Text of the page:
Q: Your paper has printed numerous stories about the coming total solar eclipse on Monday, but I don’t remember ever seeing the time it will occur in Belleville. Could you enlighten us? T. Murphy., of Belleville A: I certainly wouldn’t want you left in the dark over this bit of vital information.
Q: A recent survey asked people what they thought would be the best response to the nation’s crime problem. Choices included education, retraining and mental health services. Another was stricter sentences, which ignores both the cost and the fact that prisons are already overpacked. How much does Illinois spend on its prison system? And, second, how much does it cost to house someone in prison? A: You’ll likely find the numbers nothing short of arresting.
Q: I listen to the Frank O. Pinion show once in a while on KTRS (AM-550), and today he was talking about leaving his “Large Morning Show in the Afternoon.” I was wondering if he found another job. He did say he stood up for someone. He will really be missed and I hope this isn’t true, but maybe you might know more than I do. A: Looks like the White House isn’t the only place battling serious in-house rifts these days.
Muck Rack makes it simple to find people, tweets, or articles that mention any name, keyword, company, hashtag etc. We've compiled this guide to help you make the most of your search.
Selecting a term
Start searching tweets, articles from media outlets, articles mentioned in tweets, journalists'
names, titles and bios with some suggested searches:
Companies or Topics (e.g. iPhone, Microsoft)
Phrases (e.g. "cloud computing") — use quotes to keep the terms together
Twitter handles (e.g. @username) — returns those who have mentioned or replied to
Names (e.g. "David Pogue")
Hashtags (e.g. #sxsw, #london2012)
Bio details (e.g. vegan, Olympics, father)
Muck Rack's Advanced Search allows for many boolean operators.
Find results that mention multiple specified terms, use AND or
+. For example, ensure each result contains both Elon Musk and Mark Zuckerberg by
searching Obama AND Romney or Obama + Romney.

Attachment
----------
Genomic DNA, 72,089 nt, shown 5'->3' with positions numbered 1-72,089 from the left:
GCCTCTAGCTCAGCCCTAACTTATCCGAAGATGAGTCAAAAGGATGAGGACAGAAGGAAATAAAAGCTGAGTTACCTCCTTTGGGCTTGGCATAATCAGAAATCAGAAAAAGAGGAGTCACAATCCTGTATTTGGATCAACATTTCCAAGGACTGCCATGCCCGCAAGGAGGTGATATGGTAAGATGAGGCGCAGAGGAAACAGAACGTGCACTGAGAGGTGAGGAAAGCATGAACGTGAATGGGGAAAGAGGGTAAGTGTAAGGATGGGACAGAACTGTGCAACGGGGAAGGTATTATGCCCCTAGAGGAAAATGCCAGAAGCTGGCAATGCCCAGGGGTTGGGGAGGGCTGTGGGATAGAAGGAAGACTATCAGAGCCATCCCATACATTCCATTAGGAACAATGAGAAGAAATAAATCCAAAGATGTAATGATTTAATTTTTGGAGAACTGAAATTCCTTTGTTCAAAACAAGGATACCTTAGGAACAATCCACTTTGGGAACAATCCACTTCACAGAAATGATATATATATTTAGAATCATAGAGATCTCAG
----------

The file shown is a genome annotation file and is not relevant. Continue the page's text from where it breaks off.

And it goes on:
Use the operators OR or , to broaden your search when you'd like either of
multiple terms to appear in results. (This is the default behavior of our search when no operators
are used.) For example, search for democrat OR republican to find results that refer to
Democrats and/or Republicans.
Use NOT or - to subtract results from your search. For
example, searching Disney will yield results about the Walt Disney Company as well as Walt Disney
World Resort. To exclude mentions of Disney World, search for Disney -World or Disney
When using one of these operators with a phrase, enclose it in quotation marks. For example, you can
find results about smartphones excluding Apple's iPhone 4S by searching smartphone -"iPhone
Exact case matching or punctuation
If you're searching for a brand name or keyword that relies on specific punctuation marks or capitalization, you can
find results that match your exact query by adding matchcase: before the keyword you're searching for, like matchcase:E*TRADE .
Use parentheses to separate multiple
boolean phrases. For example, to find journalists talking about having fun in Disney World or
Disneyland, search for ("disney world" OR disneyland) AND fun.
An asterisk can be used to search for any variation of a root word truncated by the asterisk. For example, searching for admin* will return results for administrator, administration, administer, administered, etc.
A near operator is an AND operator where you can control the distance between the words. You can vary the distance the near operation uses by adding a forward slash and number (between 0-99) such as strawberries NEAR/10 "whipped cream", which means the strawberries must exist within 10 words of "whipped cream".